Mosaic is an ancient art. Around the Mediterranean, but especially in Italy, mosaic traditions go back millennia. And there was nothing obvious about Millard Sheets’s decision to include mosaics in his initial designs for Home Savings — though, along with stained glass, travertine, gold leaf, and classicist references in modernist designs — they contribute to Sheets’s goal of helping a new financial institution feel timeless, perhaps even eternal.
Lillian Sizemore, a mosaicist and a scholar of mosaics, has helped me understand more about the unusual/innovative choices made over the decades by the Sheets Studio, primarily by Denis O’Connor, in the fabrication of the Home Savings mosaics. She and I have discussed how the Sheets Studio likely garnered its mosaic skills from Arthur and Jean Ames, who created New Deal-era mosaics at Newport Harbor Union High School, and taught technique to students (including Martha Menke Underwood and Nancy Colbath) at the Claremont Colleges.
My research has suggested Millard Sheets first designed mosaics that were fabricated by the Ravenna Mosaic Company of St. Louis, in the 1930s and 1940s, before building his own fabrication team. And, like mosaicists around the world, the Sheets Studio ordered its best tiles from Italy (with some additional ones from Mexico), making it hard to use materials to track the mosaic fabrication process.
What we see here is the other end of the spectrum — when, after Millard Sheets retired, Denis O’Connor and Sue Hertel continued the business — they became overwhelmed by the requirements of the rapidly expanding Savings of America.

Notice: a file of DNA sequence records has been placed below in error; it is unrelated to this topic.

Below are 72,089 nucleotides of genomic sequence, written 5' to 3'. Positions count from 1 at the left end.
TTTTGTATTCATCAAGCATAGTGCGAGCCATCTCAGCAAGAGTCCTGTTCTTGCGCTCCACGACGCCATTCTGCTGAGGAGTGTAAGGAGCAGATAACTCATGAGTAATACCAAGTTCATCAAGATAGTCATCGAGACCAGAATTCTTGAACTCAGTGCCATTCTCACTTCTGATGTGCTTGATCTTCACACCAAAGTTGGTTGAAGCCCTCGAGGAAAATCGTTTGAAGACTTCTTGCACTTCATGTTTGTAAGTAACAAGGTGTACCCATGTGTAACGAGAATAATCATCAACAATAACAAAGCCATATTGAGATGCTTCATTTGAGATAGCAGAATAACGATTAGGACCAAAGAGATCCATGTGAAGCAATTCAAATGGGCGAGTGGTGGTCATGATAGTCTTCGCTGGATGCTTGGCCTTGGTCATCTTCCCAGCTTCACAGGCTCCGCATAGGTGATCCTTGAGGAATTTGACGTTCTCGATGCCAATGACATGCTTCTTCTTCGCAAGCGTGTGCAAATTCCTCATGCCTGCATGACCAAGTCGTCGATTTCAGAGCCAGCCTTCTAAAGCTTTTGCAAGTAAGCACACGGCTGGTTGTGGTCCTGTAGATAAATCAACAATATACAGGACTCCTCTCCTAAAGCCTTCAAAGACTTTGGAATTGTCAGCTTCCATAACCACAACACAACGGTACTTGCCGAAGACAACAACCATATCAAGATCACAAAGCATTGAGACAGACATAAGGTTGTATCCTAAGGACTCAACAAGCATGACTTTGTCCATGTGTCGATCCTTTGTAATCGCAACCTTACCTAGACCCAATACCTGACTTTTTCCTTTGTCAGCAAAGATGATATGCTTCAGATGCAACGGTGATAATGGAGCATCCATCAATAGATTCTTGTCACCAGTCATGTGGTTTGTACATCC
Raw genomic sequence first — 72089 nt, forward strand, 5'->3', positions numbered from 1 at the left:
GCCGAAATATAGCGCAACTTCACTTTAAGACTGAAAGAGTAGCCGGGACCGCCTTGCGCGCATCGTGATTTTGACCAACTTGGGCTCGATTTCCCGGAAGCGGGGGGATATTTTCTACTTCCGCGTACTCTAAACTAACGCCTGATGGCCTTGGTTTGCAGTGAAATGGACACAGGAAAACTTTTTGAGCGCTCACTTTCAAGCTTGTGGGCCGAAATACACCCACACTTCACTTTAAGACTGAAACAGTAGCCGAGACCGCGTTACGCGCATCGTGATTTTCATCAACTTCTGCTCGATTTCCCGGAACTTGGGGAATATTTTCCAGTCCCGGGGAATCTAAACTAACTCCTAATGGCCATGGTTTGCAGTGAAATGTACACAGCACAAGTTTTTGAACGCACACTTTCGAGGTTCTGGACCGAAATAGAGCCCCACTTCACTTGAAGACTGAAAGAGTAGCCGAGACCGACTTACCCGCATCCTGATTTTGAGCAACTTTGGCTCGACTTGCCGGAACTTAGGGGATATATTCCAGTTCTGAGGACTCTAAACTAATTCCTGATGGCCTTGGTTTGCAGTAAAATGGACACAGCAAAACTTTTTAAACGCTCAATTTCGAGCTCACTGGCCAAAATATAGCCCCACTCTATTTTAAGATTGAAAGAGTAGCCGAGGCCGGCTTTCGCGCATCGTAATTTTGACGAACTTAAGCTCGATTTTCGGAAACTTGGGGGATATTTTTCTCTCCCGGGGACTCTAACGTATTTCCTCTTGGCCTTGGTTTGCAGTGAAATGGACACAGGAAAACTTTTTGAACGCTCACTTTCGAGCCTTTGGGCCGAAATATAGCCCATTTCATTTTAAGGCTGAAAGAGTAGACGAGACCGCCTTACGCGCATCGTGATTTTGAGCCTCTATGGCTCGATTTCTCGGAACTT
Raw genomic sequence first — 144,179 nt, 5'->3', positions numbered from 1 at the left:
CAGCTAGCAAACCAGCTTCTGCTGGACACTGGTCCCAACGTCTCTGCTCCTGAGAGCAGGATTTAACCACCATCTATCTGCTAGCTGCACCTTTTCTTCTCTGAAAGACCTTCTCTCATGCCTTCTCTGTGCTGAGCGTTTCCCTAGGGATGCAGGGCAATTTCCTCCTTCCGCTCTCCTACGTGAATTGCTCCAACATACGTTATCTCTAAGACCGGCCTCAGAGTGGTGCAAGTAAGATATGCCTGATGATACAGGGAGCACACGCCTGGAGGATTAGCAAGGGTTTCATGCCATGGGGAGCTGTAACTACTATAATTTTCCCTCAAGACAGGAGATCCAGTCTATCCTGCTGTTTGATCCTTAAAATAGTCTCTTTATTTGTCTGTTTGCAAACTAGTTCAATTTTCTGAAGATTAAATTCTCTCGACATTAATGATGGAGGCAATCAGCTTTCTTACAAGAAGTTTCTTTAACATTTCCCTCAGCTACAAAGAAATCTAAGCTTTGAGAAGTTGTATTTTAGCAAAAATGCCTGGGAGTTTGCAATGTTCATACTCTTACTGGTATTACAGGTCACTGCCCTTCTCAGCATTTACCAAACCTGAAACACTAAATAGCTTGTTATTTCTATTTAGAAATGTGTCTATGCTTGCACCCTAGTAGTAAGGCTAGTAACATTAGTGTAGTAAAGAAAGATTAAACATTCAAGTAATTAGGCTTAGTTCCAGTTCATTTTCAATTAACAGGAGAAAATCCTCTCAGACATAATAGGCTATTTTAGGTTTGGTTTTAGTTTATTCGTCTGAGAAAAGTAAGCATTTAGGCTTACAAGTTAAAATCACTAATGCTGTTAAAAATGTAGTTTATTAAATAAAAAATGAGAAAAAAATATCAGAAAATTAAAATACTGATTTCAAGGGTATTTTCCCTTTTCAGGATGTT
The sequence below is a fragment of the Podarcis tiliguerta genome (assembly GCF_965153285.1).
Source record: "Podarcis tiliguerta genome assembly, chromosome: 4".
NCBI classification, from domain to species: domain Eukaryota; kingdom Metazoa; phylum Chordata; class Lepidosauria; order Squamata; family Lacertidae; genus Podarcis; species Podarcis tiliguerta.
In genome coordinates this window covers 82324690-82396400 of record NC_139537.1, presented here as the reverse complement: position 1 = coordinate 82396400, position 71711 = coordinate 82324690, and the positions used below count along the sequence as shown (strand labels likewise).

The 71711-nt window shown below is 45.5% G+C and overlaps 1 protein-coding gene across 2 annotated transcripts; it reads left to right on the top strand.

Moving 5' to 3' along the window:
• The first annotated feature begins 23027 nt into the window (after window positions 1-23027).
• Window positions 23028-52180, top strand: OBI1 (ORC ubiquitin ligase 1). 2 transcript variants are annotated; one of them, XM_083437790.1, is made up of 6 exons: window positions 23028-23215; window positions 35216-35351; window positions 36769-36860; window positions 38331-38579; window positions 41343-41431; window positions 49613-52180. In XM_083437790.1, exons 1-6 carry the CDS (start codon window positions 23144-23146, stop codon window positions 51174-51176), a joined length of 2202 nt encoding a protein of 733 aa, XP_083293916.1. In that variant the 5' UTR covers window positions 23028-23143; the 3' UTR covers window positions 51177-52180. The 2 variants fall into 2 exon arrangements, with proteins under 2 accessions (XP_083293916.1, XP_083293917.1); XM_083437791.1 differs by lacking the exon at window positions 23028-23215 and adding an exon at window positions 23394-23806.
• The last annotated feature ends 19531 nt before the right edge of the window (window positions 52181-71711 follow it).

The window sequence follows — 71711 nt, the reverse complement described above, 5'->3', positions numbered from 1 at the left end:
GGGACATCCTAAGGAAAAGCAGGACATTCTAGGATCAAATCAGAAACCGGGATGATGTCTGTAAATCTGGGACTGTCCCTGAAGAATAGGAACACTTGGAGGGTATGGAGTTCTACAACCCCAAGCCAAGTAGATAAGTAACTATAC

Lillian has helped me see how and where O’Connor ordered mosaics to be fabricated in Italy, at less cost, via a broker named Franco Merli at NOVA Designs. (Denis segregated the records about these Italian-fabricated mosaics, either as a matter of file management or to keep this change out of the spotlight.) The work was done by Studio MosaicArt di D.Colledani-Milan, which has a nice website highlighting their ongoing mosaic work.
Offshoring the mosaic fabrication was cheaper, but, as Lillian has shown me, it also led to changes in the fabrication techniques, which she is tracking. Unfamiliarity with the themes, figures, and even animals intended by the sketches lead to discussions, in a mix of Italian and English, in the files.
This mosaic, in Springfield, Missouri, then suffered another goof — the fabricators did not correctly reverse Sue Hertel’s initials — and no one at the installation noticed to fix it.
For one of the new national Savings of America branches, far from other branches and from the context and story of the Sheets Studio and Home Savings, this was insult to injury.
One expects there were foreheads smacking from Missouri to California to Italy when the mistake was pointed out.